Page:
“Sadly what we are not getting is what we really ought to be getting, which is a proper industrial strategy and a proper economic development plan for Scotland’s coastal and island economies. Far from helping the development of those economies, freeports are likely to damage them.”

Robin McAlpine goes on to say that even with two freeports, Scotland would be a country with very limited ability to trade with the world other than via another country. Almost everything made in Scotland would be driven to England if it was to be transported anywhere else in the world. What Scotland actually needs is an Atlantic trading port on the west of the country and a European trading port on the east with a high speed rail and freight link running between them. We also need a port in the north of Scotland that trades with Iceland, Faroe and Scandinavia with a direct ferry link to Bergen and Copenhagen. Instead of this we are to have two freeports of dubious actuality.

In his 1943 “autobiography”, ironically titled “Lucky Poet”, the poet Hugh MacDiarmid begins chapter 8 with a description of his life thus, “It’s all just a matter of a Hjok-finnie body having a ride on a neugle.” What the irascible poet meant by that was that his life was a gamble, an adventure. In Shetlandic folk-lore a “Hjok-finnie body” is a Finn who has been buried but who has risen up again. A “neugle”, also from Shetlandic folklore, is a water horse, a kelpie or each-uisge in Gaelic, and is a creature that if a mortal alights it then they are dragged to their doom beneath the water. It was just one of the many metaphors MacDiarmid conjured up in order to delve deep into the mystery of Scotland’s genius for self-suppression. =

Neugles, Rides and Freeports

In Caithness Scots a “ride” on a neugle would be a “hurl” on a neugle. “Hurl” being more anarchic than “ride”. For Scotland to actually endorse and operate two freeports would not be so much like going for “a hurl on a neugle” but going for a “hurl” on the wrong “neugle”. Such a mad adventure may suit the sensation seeking poet but I fear it is not a suitable course of action for an emerging small European nation.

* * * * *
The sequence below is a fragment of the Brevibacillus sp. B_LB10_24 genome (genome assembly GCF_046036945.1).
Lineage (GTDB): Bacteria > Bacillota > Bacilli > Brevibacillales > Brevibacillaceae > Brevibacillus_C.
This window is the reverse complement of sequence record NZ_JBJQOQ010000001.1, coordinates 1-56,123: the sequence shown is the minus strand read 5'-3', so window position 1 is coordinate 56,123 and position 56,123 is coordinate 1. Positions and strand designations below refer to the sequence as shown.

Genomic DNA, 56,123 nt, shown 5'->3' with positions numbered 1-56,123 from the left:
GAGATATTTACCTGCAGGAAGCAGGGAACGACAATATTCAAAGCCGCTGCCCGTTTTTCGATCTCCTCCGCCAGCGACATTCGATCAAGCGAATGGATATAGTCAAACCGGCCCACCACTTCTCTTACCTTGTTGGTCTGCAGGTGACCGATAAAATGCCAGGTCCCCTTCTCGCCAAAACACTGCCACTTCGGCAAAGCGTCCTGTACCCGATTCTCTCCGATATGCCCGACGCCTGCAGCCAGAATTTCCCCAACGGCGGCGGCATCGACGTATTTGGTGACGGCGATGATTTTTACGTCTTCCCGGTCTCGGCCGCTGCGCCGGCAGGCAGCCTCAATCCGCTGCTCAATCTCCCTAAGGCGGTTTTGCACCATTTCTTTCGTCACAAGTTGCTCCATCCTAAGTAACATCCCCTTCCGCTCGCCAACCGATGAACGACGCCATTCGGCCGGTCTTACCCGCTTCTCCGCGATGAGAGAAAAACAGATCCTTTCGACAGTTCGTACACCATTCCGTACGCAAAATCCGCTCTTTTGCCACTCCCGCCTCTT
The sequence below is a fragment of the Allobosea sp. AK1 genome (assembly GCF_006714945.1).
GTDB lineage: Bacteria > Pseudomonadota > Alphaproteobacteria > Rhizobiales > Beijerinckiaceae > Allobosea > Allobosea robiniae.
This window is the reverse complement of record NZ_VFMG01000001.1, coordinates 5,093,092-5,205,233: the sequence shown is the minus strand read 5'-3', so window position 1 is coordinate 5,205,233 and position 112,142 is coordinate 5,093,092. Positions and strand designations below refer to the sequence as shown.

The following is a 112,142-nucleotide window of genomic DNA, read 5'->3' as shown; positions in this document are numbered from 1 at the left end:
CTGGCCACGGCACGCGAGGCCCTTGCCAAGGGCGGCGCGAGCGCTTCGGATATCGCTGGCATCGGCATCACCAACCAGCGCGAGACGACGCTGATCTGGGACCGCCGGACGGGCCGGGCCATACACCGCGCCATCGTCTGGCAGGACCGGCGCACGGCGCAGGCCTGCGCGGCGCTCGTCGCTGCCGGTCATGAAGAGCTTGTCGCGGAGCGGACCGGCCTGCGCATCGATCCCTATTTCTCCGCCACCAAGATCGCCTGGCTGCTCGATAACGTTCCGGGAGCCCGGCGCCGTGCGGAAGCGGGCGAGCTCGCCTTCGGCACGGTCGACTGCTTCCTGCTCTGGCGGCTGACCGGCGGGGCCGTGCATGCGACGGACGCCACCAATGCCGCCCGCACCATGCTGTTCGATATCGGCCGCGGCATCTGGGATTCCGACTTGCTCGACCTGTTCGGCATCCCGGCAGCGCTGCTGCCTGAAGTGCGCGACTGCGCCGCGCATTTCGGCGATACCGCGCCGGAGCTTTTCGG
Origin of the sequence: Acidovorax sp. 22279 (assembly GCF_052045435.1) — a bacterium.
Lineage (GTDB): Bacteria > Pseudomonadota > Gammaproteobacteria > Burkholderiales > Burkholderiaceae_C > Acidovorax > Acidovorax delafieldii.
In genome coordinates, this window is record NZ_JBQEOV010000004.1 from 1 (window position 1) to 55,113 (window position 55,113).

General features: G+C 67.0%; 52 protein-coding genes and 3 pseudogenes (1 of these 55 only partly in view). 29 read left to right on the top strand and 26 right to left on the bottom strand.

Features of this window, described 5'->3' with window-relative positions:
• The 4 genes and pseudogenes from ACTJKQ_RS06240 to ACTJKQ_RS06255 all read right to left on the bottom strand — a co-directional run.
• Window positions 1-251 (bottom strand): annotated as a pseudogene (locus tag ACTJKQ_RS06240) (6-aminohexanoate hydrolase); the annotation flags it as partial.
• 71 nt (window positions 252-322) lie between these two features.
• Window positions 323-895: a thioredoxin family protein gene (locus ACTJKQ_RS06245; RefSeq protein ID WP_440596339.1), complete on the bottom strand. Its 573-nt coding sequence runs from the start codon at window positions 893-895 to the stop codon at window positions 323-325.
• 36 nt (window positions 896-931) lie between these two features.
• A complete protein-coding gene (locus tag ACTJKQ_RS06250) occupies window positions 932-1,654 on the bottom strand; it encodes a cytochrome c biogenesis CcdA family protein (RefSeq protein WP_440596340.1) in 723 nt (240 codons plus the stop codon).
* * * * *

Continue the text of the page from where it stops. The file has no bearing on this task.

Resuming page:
Freeports, no matter how the Tories try to sell them and how the Scottish government attempt to mitigate them, are an extension of Brexit and tax evasion and a reaction to tax evasion clamp-down which both the European Union and the US government are keen to employ.  A report from the European parliament last year noted that a growing demand for free ports could in part be explained by a recent global crackdown on tax evasion. The US Foreign Account Tax Compliance Act and the Organisation for Economic Co-operation and Development’s 2014 Common Reporting Standard has made it hard for individuals to escape taxation on proceeds of funds held in bank accounts. Spivs don’t like regulation. Freeports are a harbinger of the corporate totalitarianism that is the Tory wet-dream: 21st century Singapore-like UK as a manifestation of ancient Venice. In many ways freeports are throwback to the Middle Ages and as Guy Debord once wrote, “Fascism is technologically equipped primitivism.”

Even though misinformation and disinformation have infused and distorted our debates about almost every pertinent political problem the question must be asked, what next after freeports, that is if they are established? Will it be corporate cities or fiefdoms, fenced areas out with where the normal rules of Scots law – or any law – apply, run by private companies and policed by private militias in which environmental and workplace protections are almost entirely stripped away?

We are all, we would hope, conscious of facts, despite the media. Likewise I would hope that we are all conscious of values, despite the Tories. But a fact which has no value is not a fact and a value which is not a fact has no value. Freeports have no value for a modern Scotland. That this Tory government is bad for Scotland is a fact. Rishi Sunak and Michael Gove et all can go for a hurl on a neugle of freeports as is their want, but the people of Scotland have to go on a different journey and on a more reliable vehicle. It is called democracy and democracy is the defensive wall that spiv capital is always striving to breach. We need a free country not a freeport. Once that is achieved we can all go for a hurl on our very own neugle.



also see:

Is this what democracy looks like? – Jonathon Shafi

The currency capitulation – Jonathon Shafi

A flag for a future republic – George Gunn

Environmental degradation and sustainable development – EL&SD coverage